Category: Ride of the Nearly Departed

Bicycle ride across the USA March and April 2018

The Ride of the Nearly Departed


To begin, I need to explain the title. I know it sounds a bit strange and it is. Throughout my entire life I have always looked for adventures. From taking the road less traveled, even when I wasn’t completely sure it was a road, to attempting something completely beyond my skill set, I have never been afraid of the unknown. This is not to say that I am an adrenaline junkie, jumping out of perfectly sound aircraft or riding over waterfalls in a barrel. No, I value my life and want to live forever or die trying. Instead I try to find the adventures that await in everyday life. Things such as taking that less traveled road or cow path; kayaking that rapids, hopping on my bike and riding with no destination in mind or following that path through the woods just to see where it ends up. It even led me to buying a run down Canadian resort and moving a thousand miles to different country to run a business I only vaguely understood. It has led to places of unchallenged beauty, situations of chilling fear, the insides of burning buildings and adventures both vast and small. Still, there have been things left undone due to the need to put food on the table or honour promises made to those who depend upon them being kept.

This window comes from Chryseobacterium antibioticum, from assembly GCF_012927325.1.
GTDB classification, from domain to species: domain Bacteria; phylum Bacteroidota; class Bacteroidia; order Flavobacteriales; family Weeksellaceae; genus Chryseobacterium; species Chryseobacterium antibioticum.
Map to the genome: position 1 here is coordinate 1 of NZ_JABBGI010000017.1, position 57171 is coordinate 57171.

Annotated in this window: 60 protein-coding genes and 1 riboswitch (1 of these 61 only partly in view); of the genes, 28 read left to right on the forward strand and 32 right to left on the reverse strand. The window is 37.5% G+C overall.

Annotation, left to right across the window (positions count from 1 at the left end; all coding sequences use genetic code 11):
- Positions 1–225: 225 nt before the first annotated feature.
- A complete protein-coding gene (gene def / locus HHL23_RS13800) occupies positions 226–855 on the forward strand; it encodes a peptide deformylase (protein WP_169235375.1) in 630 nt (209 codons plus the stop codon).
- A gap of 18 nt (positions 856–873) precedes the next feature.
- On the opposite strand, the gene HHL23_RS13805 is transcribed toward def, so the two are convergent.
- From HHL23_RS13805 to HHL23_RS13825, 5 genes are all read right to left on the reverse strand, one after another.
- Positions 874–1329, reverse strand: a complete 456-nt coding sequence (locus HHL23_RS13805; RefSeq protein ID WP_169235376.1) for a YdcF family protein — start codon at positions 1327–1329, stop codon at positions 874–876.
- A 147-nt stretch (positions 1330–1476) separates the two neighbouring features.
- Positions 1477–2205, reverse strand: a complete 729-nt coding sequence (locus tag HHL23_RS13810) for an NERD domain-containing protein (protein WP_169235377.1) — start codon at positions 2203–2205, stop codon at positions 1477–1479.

One of those undone things was a desire to ride my bike across North America, from sea to shining sea, as the song goes. This idea was born at high school between four track team buddies back in 1969. We had no idea of how to do this thing or even the vaguest sort of information about what it would entail. We were young and full of that spirit that makes young men feel invincible. Unfortunately, aside from having bicycles and strong legs, we had zero funds and no so much as a road map. By the end of our senior year, the draft during the height of the Vietnam War or the need to pay for further education trumped any cross country adventures. Skip ahead past marriage, children, building a livelihood and finally retirement, to where there was time, knowledge and possibly the funds to undertake that journey. I made my decision, signed up for the trip and began to shape my plans. Then my heart stopped beating.